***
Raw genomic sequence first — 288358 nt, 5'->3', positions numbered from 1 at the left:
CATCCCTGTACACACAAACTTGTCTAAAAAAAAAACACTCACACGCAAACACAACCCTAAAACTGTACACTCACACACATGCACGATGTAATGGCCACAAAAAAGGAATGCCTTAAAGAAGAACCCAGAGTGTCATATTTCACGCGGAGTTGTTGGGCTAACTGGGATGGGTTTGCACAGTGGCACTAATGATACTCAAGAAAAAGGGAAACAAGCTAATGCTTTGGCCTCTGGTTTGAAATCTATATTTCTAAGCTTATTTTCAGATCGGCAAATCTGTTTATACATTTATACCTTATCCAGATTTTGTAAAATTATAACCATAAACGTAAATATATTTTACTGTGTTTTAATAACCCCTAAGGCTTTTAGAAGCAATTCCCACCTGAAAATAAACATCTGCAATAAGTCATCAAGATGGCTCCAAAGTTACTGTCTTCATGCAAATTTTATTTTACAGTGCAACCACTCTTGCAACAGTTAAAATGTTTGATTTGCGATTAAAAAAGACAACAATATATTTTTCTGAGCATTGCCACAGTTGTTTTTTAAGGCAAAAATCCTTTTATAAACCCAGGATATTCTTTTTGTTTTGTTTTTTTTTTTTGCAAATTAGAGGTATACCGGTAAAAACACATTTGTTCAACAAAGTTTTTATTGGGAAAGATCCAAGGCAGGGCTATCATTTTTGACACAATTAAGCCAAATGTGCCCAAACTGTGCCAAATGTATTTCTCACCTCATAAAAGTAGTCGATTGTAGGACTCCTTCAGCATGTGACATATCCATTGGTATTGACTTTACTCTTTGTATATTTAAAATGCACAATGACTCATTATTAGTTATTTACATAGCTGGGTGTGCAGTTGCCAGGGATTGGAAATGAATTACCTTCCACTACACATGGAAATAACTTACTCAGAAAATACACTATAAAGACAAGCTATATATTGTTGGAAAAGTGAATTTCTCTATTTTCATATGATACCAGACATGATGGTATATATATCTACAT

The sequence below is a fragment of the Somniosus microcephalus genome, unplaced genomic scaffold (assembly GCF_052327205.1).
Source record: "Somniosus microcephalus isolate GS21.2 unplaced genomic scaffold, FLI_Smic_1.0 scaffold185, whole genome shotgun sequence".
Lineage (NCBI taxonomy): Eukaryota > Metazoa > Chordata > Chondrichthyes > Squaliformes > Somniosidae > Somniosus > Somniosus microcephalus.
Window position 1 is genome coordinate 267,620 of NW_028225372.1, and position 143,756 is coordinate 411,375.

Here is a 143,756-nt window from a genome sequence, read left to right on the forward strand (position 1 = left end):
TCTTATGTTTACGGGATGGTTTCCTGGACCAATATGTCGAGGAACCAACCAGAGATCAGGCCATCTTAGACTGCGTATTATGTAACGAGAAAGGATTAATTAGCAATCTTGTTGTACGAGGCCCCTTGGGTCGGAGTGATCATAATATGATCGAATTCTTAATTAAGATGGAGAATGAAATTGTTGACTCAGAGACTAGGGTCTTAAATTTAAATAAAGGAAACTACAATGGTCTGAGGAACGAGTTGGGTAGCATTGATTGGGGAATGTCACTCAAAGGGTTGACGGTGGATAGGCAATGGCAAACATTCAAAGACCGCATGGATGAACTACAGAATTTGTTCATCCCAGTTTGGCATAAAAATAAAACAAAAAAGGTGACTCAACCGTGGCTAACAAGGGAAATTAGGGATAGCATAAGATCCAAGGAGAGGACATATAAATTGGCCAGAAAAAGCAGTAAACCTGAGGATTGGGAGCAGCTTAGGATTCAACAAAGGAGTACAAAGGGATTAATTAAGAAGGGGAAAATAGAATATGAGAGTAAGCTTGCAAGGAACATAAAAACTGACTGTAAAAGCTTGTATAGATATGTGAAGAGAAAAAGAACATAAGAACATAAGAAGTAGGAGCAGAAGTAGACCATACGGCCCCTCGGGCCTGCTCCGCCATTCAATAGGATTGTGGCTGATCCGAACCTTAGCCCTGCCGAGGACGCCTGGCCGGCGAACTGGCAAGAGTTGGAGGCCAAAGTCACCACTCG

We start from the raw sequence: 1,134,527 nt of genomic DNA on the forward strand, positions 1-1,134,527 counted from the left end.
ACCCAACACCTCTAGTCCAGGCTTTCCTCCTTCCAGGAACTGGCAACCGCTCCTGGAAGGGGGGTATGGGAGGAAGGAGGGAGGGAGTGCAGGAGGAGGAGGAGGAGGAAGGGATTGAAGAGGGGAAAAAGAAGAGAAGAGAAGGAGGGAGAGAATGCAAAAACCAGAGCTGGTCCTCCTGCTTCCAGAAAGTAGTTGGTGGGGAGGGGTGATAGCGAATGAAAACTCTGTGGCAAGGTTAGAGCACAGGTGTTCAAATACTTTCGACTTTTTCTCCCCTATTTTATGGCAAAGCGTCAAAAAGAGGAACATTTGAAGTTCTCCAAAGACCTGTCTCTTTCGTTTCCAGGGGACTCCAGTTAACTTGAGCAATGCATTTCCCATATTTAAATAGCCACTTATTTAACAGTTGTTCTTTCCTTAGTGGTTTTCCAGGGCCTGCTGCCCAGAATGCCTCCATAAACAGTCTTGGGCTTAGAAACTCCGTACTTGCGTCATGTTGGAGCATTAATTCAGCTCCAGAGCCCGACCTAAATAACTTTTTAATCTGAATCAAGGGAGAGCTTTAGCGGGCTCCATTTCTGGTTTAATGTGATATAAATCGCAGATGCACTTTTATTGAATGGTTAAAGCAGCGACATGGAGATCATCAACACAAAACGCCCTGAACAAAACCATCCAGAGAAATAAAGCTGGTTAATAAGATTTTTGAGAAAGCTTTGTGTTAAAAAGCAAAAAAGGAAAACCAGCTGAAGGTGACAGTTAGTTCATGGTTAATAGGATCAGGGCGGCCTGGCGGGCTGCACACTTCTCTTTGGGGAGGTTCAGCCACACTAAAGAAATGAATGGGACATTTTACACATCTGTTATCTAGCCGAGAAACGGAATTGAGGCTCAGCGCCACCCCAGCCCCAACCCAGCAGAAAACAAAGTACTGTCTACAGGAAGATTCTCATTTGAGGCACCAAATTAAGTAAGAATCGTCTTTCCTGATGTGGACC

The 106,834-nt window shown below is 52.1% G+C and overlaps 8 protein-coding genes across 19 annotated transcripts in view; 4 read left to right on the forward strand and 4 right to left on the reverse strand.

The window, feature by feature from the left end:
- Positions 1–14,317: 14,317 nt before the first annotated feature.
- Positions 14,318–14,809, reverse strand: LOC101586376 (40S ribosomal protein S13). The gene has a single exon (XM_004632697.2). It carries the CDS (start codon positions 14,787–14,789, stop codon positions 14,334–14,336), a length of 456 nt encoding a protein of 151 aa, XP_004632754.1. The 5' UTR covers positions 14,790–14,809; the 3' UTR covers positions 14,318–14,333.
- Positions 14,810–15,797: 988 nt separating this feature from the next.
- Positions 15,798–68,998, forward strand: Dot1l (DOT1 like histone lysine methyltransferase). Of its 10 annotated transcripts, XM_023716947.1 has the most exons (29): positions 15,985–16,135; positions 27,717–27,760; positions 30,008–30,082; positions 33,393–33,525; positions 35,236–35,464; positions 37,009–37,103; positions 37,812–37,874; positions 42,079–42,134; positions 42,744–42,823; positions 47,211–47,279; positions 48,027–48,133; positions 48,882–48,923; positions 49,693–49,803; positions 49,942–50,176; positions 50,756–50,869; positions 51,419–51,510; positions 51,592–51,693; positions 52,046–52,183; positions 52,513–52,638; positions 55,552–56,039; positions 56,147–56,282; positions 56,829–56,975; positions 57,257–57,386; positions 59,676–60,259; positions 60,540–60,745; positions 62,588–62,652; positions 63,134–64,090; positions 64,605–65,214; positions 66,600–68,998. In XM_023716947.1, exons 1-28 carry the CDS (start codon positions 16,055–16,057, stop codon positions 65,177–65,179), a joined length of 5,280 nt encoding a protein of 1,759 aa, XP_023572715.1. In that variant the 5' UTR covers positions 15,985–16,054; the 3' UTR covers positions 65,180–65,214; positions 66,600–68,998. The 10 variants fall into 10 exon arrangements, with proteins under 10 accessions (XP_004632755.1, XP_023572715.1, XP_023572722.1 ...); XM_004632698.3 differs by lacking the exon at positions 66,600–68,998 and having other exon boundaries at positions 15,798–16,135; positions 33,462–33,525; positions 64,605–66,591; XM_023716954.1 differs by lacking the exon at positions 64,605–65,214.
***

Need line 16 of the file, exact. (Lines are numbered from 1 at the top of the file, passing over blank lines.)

- Positions 15,798–68,998, forward strand: Dot1l (DOT1 like histone lysine methyltransferase). Of its 10 annotated transcripts, XM_023716947.1 has the most exons (29): positions 15,985–16,135; positions 27,717–27,760; positions 30,008–30,082; positions 33,393–33,525; positions 35,236–35,464; positions 37,009–37,103; positions 37,812–37,874; positions 42,079–42,134; positions 42,744–42,823; positions 47,211–47,279; positions 48,027–48,133; positions 48,882–48,923; positions 49,693–49,803; positions 49,942–50,176; positions 50,756–50,869; positions 51,419–51,510; positions 51,592–51,693; positions 52,046–52,183; positions 52,513–52,638; positions 55,552–56,039; positions 56,147–56,282; positions 56,829–56,975; positions 57,257–57,386; positions 59,676–60,259; positions 60,540–60,745; positions 62,588–62,652; positions 63,134–64,090; positions 64,605–65,214; positions 66,600–68,998. In XM_023716947.1, exons 1-28 carry the CDS (start codon positions 16,055–16,057, stop codon positions 65,177–65,179), a joined length of 5,280 nt encoding a protein of 1,759 aa, XP_023572715.1. In that variant the 5' UTR covers positions 15,985–16,054; the 3' UTR covers positions 65,180–65,214; positions 66,600–68,998. The 10 variants fall into 10 exon arrangements, with proteins under 10 accessions (XP_004632755.1, XP_023572715.1, XP_023572722.1 ...); XM_004632698.3 differs by lacking the exon at positions 66,600–68,998 and having other exon boundaries at positions 15,798–16,135; positions 33,462–33,525; positions 64,605–66,591; XM_023716954.1 differs by lacking the exon at positions 64,605–65,214.